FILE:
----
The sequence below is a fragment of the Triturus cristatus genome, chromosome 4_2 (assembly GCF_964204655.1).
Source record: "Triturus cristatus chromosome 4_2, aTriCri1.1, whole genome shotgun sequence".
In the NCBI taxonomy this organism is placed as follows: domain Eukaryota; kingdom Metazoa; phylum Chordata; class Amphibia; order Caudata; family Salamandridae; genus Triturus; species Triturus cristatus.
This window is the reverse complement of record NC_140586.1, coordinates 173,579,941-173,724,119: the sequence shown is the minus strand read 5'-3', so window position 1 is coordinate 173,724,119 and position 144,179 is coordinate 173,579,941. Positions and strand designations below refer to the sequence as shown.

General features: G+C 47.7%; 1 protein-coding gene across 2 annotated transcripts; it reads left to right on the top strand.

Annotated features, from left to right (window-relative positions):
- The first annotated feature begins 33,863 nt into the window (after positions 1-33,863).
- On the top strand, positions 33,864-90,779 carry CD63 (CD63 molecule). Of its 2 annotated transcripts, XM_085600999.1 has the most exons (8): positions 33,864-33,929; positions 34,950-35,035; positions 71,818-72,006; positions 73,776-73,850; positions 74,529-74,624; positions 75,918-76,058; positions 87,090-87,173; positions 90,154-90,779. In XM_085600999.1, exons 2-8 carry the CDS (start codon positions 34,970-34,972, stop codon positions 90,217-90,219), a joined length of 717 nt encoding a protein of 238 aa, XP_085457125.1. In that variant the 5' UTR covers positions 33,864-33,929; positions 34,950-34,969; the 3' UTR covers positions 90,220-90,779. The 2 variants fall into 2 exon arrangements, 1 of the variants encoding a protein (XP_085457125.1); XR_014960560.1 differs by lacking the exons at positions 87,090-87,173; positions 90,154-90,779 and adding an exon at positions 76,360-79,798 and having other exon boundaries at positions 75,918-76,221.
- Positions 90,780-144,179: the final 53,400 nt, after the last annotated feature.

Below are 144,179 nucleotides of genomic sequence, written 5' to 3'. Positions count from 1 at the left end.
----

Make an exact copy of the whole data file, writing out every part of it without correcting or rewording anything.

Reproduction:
The sequence below is a fragment of the Triturus cristatus genome, chromosome 4_2 (assembly GCF_964204655.1).
Source record: "Triturus cristatus chromosome 4_2, aTriCri1.1, whole genome shotgun sequence".
In the NCBI taxonomy this organism is placed as follows: domain Eukaryota; kingdom Metazoa; phylum Chordata; class Amphibia; order Caudata; family Salamandridae; genus Triturus; species Triturus cristatus.
This window is the reverse complement of record NC_140586.1, coordinates 173,579,941-173,724,119: the sequence shown is the minus strand read 5'-3', so window position 1 is coordinate 173,724,119 and position 144,179 is coordinate 173,579,941. Positions and strand designations below refer to the sequence as shown.

General features: G+C 47.7%; 1 protein-coding gene across 2 annotated transcripts; it reads left to right on the top strand.

Annotated features, from left to right (window-relative positions):
- The first annotated feature begins 33,863 nt into the window (after positions 1-33,863).
- On the top strand, positions 33,864-90,779 carry CD63 (CD63 molecule). Of its 2 annotated transcripts, XM_085600999.1 has the most exons (8): positions 33,864-33,929; positions 34,950-35,035; positions 71,818-72,006; positions 73,776-73,850; positions 74,529-74,624; positions 75,918-76,058; positions 87,090-87,173; positions 90,154-90,779. In XM_085600999.1, exons 2-8 carry the CDS (start codon positions 34,970-34,972, stop codon positions 90,217-90,219), a joined length of 717 nt encoding a protein of 238 aa, XP_085457125.1. In that variant the 5' UTR covers positions 33,864-33,929; positions 34,950-34,969; the 3' UTR covers positions 90,220-90,779. The 2 variants fall into 2 exon arrangements, 1 of the variants encoding a protein (XP_085457125.1); XR_014960560.1 differs by lacking the exons at positions 87,090-87,173; positions 90,154-90,779 and adding an exon at positions 76,360-79,798 and having other exon boundaries at positions 75,918-76,221.
- Positions 90,780-144,179: the final 53,400 nt, after the last annotated feature.

Below are 144,179 nucleotides of genomic sequence, written 5' to 3'. Positions count from 1 at the left end.